The German-Turkish deadly love affair

T. Belman.  Israel cuts a similar deal with the PA and with Hamas. Be nice and we will tolerate you and make concessions. To confront them and to stand firm on what you want, involves a big price to pay.  Better to kiss their asses.

A dossier should be put together on how Angela Merkel capitulated to Erdogan – and why. 

By Giulio Meotti, INN

While the birth of the new SPD-Greens-Liberals government was being discussed in Germany, Angela Merkel was in Istanbul on her last visit to President Recep Tayyip Erdogan. “Exchange of views on the process of Turkey’s rapprochement with the EU”, was the formula used for the meeting.

“The fact that Merkel took the time to visit Erdogan shortly before her retirement shows the great importance that Turkey has always had for her,” comments the Neue Zürcher Zeitung. “In exchange for the migrant agreement, Merkel was ready to ignore the threat to freedom of expression, the rule of law and democracy in Turkey. She also accepted the fact that her visit was seen as an aid to the campaign for Erdogan in view of the parliamentary elections”.

Not a word from the Chancellor came on the “sofagate”, the humiliation inflicted by Erdogan on Ursula von der Leyen, Merkel’s party colleague in the CDU and now head of the European Commission, left without a chair by the Turkish president.

“On February 8, 2016, Merkel was in Turkey and gave a press conference there. Imprisoned for a newspaper article, I followed her on a small screen to my prison cell in Istanbul ”. This opens a very harsh article in the main German weekly Die Zeit by the most famous Turkish anti-Erdogan journalist, Can Dündar. “The person who wrote that article will pay dearly,” Erdogan said in 2015 after the Cumhuriyet newspaper, then headed by Dündar, published exclusive information on the delivery of weapons to Syrian Islamist rebels at the hands of Turkish intelligence. Dündar was sentenced to 27 years in prison for “espionage”. He then decided to go into exile in Germany, after having also escaped an attack outside a court.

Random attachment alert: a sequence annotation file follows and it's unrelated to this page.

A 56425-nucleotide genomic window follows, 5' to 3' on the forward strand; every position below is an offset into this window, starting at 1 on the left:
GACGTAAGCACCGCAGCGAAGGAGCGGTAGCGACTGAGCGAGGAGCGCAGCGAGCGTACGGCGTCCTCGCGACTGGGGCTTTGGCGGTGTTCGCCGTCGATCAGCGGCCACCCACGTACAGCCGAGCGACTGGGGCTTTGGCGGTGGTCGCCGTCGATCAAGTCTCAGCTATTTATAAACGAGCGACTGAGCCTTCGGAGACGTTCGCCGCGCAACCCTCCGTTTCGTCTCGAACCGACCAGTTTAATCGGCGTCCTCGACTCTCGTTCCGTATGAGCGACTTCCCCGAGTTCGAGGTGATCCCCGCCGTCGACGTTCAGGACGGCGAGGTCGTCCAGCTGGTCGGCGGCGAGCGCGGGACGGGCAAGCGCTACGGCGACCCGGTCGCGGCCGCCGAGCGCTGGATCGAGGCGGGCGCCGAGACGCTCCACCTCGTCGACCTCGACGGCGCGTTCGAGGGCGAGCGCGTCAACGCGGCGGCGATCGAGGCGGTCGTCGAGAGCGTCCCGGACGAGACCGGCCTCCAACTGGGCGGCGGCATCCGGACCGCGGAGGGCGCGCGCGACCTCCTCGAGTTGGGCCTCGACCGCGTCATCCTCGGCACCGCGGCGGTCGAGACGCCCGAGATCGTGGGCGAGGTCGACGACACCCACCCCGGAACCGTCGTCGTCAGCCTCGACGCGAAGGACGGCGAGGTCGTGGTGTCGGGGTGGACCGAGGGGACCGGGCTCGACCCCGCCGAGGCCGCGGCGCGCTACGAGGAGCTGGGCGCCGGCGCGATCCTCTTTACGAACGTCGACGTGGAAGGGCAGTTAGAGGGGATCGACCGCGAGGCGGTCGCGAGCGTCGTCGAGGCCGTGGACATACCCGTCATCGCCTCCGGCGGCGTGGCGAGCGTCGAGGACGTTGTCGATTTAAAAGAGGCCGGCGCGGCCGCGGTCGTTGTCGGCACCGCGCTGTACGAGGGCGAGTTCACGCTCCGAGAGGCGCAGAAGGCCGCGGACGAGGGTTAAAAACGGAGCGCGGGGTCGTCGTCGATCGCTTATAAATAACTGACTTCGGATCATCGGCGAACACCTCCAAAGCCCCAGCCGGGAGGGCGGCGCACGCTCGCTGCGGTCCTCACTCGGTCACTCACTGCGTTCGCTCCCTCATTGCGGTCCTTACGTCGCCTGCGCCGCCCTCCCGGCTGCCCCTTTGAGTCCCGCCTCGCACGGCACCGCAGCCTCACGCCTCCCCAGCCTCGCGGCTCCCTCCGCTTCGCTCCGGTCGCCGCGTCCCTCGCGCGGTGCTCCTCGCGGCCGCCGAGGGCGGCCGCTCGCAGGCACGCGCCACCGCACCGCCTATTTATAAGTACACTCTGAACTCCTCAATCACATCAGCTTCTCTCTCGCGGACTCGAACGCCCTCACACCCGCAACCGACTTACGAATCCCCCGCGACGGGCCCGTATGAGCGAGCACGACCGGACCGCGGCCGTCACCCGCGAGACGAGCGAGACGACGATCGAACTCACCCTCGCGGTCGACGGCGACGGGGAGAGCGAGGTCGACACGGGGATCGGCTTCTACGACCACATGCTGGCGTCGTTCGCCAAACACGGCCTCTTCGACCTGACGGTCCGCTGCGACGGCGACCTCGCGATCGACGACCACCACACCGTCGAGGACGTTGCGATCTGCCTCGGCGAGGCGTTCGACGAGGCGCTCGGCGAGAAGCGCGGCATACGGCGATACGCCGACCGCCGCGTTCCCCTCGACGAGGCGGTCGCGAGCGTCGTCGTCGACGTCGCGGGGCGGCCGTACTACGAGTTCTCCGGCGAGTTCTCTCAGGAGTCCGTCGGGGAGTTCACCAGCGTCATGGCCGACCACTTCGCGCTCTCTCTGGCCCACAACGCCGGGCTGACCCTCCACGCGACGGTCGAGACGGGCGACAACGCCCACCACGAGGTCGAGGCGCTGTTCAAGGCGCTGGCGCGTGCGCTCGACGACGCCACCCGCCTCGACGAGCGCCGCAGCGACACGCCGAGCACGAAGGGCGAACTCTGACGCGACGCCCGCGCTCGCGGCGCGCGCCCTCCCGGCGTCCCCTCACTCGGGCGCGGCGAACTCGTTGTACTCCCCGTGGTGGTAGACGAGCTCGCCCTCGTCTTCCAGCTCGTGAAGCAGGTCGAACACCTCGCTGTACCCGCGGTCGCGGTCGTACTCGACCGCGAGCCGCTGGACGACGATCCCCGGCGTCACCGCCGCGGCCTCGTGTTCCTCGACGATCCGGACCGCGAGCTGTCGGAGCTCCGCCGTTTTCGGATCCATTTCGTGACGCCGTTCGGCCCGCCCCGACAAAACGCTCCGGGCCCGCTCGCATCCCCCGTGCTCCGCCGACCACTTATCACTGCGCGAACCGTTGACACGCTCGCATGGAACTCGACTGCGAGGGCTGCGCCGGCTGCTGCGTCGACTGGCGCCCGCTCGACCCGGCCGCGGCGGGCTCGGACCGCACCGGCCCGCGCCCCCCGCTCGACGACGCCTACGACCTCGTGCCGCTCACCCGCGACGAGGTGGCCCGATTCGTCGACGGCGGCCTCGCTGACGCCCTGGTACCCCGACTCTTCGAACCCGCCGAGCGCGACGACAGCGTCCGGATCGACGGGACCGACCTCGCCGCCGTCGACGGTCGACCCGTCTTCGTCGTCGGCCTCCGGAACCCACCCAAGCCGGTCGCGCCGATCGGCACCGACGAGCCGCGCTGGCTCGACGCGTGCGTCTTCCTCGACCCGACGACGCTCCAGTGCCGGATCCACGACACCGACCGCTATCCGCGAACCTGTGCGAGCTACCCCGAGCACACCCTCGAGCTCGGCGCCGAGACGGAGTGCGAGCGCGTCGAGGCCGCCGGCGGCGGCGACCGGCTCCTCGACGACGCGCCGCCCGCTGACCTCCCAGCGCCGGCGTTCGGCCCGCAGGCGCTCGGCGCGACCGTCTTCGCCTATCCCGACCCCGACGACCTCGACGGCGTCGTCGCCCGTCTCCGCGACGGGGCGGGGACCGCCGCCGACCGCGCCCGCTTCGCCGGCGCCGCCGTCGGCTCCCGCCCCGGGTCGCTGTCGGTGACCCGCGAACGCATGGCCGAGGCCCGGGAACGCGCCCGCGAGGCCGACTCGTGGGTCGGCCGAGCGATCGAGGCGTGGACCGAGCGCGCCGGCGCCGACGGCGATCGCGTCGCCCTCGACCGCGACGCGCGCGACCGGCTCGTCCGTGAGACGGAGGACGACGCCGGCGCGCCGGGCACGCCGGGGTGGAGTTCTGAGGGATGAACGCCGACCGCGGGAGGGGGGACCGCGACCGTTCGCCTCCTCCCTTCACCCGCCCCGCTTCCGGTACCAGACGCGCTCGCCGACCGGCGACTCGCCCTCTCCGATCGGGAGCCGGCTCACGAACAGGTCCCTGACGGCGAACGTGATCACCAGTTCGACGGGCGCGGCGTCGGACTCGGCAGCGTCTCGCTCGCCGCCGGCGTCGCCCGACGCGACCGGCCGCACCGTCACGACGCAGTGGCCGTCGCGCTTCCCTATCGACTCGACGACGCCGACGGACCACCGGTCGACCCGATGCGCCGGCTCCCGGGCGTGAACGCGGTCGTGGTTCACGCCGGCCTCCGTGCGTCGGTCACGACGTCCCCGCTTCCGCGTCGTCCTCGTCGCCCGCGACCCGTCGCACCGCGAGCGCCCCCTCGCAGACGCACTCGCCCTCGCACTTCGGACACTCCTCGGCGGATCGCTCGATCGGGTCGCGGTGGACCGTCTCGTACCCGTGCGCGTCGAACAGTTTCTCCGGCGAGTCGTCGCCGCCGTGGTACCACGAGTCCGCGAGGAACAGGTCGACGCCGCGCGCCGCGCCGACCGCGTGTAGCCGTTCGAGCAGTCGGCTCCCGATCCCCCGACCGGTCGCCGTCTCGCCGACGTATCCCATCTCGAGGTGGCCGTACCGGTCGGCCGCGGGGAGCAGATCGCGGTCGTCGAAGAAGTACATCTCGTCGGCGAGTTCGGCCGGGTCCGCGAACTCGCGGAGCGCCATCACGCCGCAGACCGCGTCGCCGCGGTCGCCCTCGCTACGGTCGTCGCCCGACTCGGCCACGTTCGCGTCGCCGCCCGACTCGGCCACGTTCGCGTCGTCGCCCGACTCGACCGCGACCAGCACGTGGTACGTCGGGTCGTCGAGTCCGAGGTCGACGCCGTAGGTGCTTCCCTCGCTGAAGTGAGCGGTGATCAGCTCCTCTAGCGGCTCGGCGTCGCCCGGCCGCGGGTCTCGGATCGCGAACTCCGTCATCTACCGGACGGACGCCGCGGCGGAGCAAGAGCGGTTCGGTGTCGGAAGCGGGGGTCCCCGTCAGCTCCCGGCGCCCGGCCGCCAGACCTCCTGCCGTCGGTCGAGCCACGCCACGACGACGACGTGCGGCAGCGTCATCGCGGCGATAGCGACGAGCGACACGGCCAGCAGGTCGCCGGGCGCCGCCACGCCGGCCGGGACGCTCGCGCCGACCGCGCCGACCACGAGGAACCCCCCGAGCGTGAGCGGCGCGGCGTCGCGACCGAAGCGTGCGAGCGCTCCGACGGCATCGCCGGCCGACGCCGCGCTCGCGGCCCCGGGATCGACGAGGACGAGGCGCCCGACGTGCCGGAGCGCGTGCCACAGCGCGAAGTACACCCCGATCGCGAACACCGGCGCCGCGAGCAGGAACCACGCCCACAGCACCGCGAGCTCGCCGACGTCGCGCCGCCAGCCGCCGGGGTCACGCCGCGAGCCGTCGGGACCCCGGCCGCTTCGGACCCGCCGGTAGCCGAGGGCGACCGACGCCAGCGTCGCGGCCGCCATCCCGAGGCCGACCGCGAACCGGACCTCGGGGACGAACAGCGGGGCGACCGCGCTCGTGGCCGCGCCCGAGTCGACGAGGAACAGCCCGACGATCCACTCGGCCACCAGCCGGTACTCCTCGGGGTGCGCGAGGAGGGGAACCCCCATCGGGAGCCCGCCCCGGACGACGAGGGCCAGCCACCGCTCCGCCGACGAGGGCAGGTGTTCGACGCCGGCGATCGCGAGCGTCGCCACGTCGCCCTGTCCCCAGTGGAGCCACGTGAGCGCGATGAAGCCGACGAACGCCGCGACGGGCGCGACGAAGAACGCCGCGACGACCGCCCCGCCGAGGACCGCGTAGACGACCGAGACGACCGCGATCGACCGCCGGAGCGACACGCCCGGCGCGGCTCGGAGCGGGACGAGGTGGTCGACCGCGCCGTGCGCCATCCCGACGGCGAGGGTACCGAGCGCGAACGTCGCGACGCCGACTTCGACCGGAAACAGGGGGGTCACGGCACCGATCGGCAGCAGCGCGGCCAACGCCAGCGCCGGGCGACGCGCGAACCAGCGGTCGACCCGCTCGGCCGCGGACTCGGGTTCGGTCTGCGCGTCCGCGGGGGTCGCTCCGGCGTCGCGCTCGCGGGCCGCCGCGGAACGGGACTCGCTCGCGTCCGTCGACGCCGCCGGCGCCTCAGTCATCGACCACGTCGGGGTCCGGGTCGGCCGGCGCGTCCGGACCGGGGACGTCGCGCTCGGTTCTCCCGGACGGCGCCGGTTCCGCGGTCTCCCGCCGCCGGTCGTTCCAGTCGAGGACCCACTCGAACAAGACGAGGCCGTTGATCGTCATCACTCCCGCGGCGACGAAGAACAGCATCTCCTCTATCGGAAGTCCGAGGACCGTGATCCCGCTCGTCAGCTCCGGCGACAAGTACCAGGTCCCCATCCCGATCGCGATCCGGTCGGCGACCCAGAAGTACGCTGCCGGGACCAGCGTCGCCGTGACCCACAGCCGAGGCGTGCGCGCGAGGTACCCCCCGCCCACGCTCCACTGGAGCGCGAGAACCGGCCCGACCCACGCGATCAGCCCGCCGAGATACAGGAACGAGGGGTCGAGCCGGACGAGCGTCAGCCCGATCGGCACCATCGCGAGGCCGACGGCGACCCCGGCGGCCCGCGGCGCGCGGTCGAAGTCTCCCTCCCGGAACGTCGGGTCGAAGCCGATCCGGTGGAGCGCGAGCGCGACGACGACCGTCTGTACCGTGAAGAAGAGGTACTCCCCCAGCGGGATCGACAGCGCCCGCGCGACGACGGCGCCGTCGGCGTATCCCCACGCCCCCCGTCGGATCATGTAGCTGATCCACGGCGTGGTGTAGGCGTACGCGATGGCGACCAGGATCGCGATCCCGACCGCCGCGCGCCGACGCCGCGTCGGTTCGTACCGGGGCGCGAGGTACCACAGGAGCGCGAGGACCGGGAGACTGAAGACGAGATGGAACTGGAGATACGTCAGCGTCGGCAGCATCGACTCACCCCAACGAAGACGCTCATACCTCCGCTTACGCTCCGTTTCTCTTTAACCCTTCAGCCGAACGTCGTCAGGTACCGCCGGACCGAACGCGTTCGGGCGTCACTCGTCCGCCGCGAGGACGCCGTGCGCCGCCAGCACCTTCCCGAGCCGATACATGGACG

“It was of great importance what Merkel would have said as the ‘Chancellor of the free world'” writes Dündar again in the Zeit, using quotation marks. “A colleague intervened in the press conference and reminded Merkel that I was about to be sentenced to life imprisonment. He asked why the German government was silent: ‘Is this attitude the price for the refugee deal? Does Germany reveal its values? ‘

“You can imagine how excited I was in front of the screen. Wouldn’t Merkel, who described the fall of the Berlin Wall as the most beautiful of her everyday days, have said a few words about a regime that has locked the free press behind walls? Unfortunately, however, the Chancellor said: ‘We talk about everything, including the working conditions of journalists’. ‘Working conditions’? Was that all? You can imagine what a journalist in prison felt when she heard this sentence ”.